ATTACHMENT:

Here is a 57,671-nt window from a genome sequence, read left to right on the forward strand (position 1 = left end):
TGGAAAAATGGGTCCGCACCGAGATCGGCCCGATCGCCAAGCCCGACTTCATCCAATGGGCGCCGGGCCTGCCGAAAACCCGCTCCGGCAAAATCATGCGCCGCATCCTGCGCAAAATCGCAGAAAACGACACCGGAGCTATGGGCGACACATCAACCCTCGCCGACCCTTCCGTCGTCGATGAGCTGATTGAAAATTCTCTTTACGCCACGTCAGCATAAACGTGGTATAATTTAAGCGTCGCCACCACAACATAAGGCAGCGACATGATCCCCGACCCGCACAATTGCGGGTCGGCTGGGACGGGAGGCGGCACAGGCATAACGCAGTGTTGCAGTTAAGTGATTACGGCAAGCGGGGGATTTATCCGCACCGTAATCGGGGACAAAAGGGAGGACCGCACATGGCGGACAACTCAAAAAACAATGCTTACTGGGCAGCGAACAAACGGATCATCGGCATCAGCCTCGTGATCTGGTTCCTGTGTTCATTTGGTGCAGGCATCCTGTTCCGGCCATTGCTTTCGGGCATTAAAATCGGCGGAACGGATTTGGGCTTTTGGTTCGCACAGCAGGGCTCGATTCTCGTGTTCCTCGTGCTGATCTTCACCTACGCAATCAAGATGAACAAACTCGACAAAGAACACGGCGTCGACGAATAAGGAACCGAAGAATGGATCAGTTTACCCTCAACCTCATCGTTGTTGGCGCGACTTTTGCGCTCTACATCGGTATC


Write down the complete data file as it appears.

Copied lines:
Here is a 57,671-nt window from a genome sequence, read left to right on the forward strand (position 1 = left end):
TGGAAAAATGGGTCCGCACCGAGATCGGCCCGATCGCCAAGCCCGACTTCATCCAATGGGCGCCGGGCCTGCCGAAAACCCGCTCCGGCAAAATCATGCGCCGCATCCTGCGCAAAATCGCAGAAAACGACACCGGAGCTATGGGCGACACATCAACCCTCGCCGACCCTTCCGTCGTCGATGAGCTGATTGAAAATTCTCTTTACGCCACGTCAGCATAAACGTGGTATAATTTAAGCGTCGCCACCACAACATAAGGCAGCGACATGATCCCCGACCCGCACAATTGCGGGTCGGCTGGGACGGGAGGCGGCACAGGCATAACGCAGTGTTGCAGTTAAGTGATTACGGCAAGCGGGGGATTTATCCGCACCGTAATCGGGGACAAAAGGGAGGACCGCACATGGCGGACAACTCAAAAAACAATGCTTACTGGGCAGCGAACAAACGGATCATCGGCATCAGCCTCGTGATCTGGTTCCTGTGTTCATTTGGTGCAGGCATCCTGTTCCGGCCATTGCTTTCGGGCATTAAAATCGGCGGAACGGATTTGGGCTTTTGGTTCGCACAGCAGGGCTCGATTCTCGTGTTCCTCGTGCTGATCTTCACCTACGCAATCAAGATGAACAAACTCGACAAAGAACACGGCGTCGACGAATAAGGAACCGAAGAATGGATCAGTTTACCCTCAACCTCATCGTTGTTGGCGCGACTTTTGCGCTCTACATCGGTATC